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Re: toast accessibility


From: Birkir R. Gunnarsson
Date: Nov 13, 2017 3:14PM

1. Entirely unrelated to accessibility, but this song about toast has
been a household favorite for years:
2. Could you create an example of the type of goast messages you
describe (or are they accessible on a public facing site you are
working on)? Short of not using toasts at all, your list looks really
good (it looks like you guys took care of all the accessibility

On 11/13/17, Ugurcan Kutluoglu < <EMAIL REMOVED> > wrote:
> Hi Jennison,
> In addition to using an "assertive" live region and the other usual
> techniques for screen reader users, we do the following on our toasts.
> 1- Avoiding using them, if possible. We prefer using an user dismissible
> notification bar, with a close button, on top of the page.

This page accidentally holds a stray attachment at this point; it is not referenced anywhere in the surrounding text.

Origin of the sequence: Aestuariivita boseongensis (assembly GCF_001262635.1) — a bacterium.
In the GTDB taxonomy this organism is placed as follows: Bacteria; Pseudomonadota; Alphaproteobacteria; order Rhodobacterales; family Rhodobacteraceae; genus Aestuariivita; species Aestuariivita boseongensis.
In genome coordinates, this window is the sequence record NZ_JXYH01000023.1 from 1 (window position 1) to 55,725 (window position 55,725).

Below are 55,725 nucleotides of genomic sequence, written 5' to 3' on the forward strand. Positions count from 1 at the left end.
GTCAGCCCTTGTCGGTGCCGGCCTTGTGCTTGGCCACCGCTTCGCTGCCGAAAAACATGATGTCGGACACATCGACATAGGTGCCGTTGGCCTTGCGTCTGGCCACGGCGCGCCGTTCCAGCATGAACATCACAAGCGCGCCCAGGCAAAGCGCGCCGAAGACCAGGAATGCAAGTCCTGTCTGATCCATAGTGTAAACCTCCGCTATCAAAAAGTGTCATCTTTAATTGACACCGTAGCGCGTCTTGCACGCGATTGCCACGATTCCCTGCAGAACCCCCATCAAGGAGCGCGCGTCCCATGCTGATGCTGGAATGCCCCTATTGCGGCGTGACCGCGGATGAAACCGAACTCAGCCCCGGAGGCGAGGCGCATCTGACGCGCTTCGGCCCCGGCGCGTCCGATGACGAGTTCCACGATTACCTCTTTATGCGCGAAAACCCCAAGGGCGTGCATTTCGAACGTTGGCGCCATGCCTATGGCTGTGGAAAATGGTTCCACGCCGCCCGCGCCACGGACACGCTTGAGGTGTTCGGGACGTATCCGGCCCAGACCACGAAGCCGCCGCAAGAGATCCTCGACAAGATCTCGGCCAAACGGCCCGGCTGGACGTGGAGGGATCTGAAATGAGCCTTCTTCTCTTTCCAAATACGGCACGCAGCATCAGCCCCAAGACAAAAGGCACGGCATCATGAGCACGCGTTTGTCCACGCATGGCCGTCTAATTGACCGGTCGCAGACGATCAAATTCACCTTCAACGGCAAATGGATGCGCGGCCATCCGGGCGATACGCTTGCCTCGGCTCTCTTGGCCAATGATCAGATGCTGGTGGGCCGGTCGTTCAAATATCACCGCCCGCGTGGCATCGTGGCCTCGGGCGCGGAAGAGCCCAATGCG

> 2- Using text length for calculating the amount of time the toast remains
> on screen. It's currently 3 seconds plus 60 milliseconds per character.
> 3- Toasts don't disappear if mouse pointer is hovering over them
> 4- Making sure we are not relying on color to convey different toast
> states. i.e Error, Warning and Success toasts have different icons in
> addition to different colors.
> 5- Making sure they have a visible border in Windows High Contrast mode.
> 6- No toast messages on page load. We wait at least 5 seconds before
> showing a toast.
> Ugi
> On Mon, Nov 13, 2017 at 11:07 AM, Jennison Mark Asuncion <
> <EMAIL REMOVED> > wrote:
>> I'd like to hear from folks who have created accessible toasts,
>> including for but not limited to screen reader users. I'm particularly
>> interested in how you've dealt with the practical reality that the
>> intent of the toast is to only briefly show a message and then have it
>> disappear.
>> Jennison
>> >> >> >> >>
> > > > >

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